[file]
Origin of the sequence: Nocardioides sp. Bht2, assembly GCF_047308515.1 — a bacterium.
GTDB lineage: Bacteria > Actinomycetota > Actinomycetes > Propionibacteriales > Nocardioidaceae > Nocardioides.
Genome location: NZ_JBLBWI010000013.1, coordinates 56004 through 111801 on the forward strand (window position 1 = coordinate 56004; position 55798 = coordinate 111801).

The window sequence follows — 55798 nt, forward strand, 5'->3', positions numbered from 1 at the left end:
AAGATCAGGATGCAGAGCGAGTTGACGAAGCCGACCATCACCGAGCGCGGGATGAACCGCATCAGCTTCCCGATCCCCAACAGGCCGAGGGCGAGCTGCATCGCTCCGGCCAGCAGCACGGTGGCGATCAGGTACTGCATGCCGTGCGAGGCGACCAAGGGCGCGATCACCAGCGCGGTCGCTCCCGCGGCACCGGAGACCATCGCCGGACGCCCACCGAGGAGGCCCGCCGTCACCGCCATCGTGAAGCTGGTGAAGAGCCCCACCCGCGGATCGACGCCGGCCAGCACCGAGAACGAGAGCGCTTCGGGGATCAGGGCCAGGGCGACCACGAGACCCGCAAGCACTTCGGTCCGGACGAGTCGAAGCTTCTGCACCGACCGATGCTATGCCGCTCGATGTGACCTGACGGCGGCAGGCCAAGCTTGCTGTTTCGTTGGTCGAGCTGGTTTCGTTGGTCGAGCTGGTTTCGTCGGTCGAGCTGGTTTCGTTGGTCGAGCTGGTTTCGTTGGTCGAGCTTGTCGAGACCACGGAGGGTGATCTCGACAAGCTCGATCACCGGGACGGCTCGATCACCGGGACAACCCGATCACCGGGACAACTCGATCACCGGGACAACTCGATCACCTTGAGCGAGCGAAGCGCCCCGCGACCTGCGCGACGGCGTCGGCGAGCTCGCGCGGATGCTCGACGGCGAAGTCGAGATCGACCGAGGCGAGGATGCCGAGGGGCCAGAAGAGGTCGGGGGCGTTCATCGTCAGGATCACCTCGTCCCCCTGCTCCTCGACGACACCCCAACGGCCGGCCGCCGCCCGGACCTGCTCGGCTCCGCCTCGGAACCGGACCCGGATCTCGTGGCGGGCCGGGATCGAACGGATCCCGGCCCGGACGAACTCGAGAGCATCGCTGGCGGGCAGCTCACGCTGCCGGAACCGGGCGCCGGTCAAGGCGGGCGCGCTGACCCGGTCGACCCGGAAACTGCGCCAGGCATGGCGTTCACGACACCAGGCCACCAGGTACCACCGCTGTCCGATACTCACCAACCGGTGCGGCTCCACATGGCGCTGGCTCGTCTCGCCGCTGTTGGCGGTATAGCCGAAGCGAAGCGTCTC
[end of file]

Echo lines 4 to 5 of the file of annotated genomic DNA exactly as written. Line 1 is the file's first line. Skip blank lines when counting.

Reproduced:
The window sequence follows — 55798 nt, forward strand, 5'->3', positions numbered from 1 at the left end:
AAGATCAGGATGCAGAGCGAGTTGACGAAGCCGACCATCACCGAGCGCGGGATGAACCGCATCAGCTTCCCGATCCCCAACAGGCCGAGGGCGAGCTGCATCGCTCCGGCCAGCAGCACGGTGGCGATCAGGTACTGCATGCCGTGCGAGGCGACCAAGGGCGCGATCACCAGCGCGGTCGCTCCCGCGGCACCGGAGACCATCGCCGGACGCCCACCGAGGAGGCCCGCCGTCACCGCCATCGTGAAGCTGGTGAAGAGCCCCACCCGCGGATCGACGCCGGCCAGCACCGAGAACGAGAGCGCTTCGGGGATCAGGGCCAGGGCGACCACGAGACCCGCAAGCACTTCGGTCCGGACGAGTCGAAGCTTCTGCACCGACCGATGCTATGCCGCTCGATGTGACCTGACGGCGGCAGGCCAAGCTTGCTGTTTCGTTGGTCGAGCTGGTTTCGTTGGTCGAGCTGGTTTCGTCGGTCGAGCTGGTTTCGTTGGTCGAGCTGGTTTCGTTGGTCGAGCTTGTCGAGACCACGGAGGGTGATCTCGACAAGCTCGATCACCGGGACGGCTCGATCACCGGGACAACCCGATCACCGGGACAACTCGATCACCGGGACAACTCGATCACCTTGAGCGAGCGAAGCGCCCCGCGACCTGCGCGACGGCGTCGGCGAGCTCGCGCGGATGCTCGACGGCGAAGTCGAGATCGACCGAGGCGAGGATGCCGAGGGGCCAGAAGAGGTCGGGGGCGTTCATCGTCAGGATCACCTCGTCCCCCTGCTCCTCGACGACACCCCAACGGCCGGCCGCCGCCCGGACCTGCTCGGCTCCGCCTCGGAACCGGACCCGGATCTCGTGGCGGGCCGGGATCGAACGGATCCCGGCCCGGACGAACTCGAGAGCATCGCTGGCGGGCAGCTCACGCTGCCGGAACCGGGCGCCGGTCAAGGCGGGCGCGCTGACCCGGTCGACCCGGAAACTGCGCCAGGCATGGCGTTCACGACACCAGGCCACCAGGTACCACCGCTGTCCGATACTCACCAACCGGTGCGGCTCCACATGGCGCTGGCTCGTCTCGCCGCTGTTGGCGGTATAGCCGAAGCGAAGCGTCTC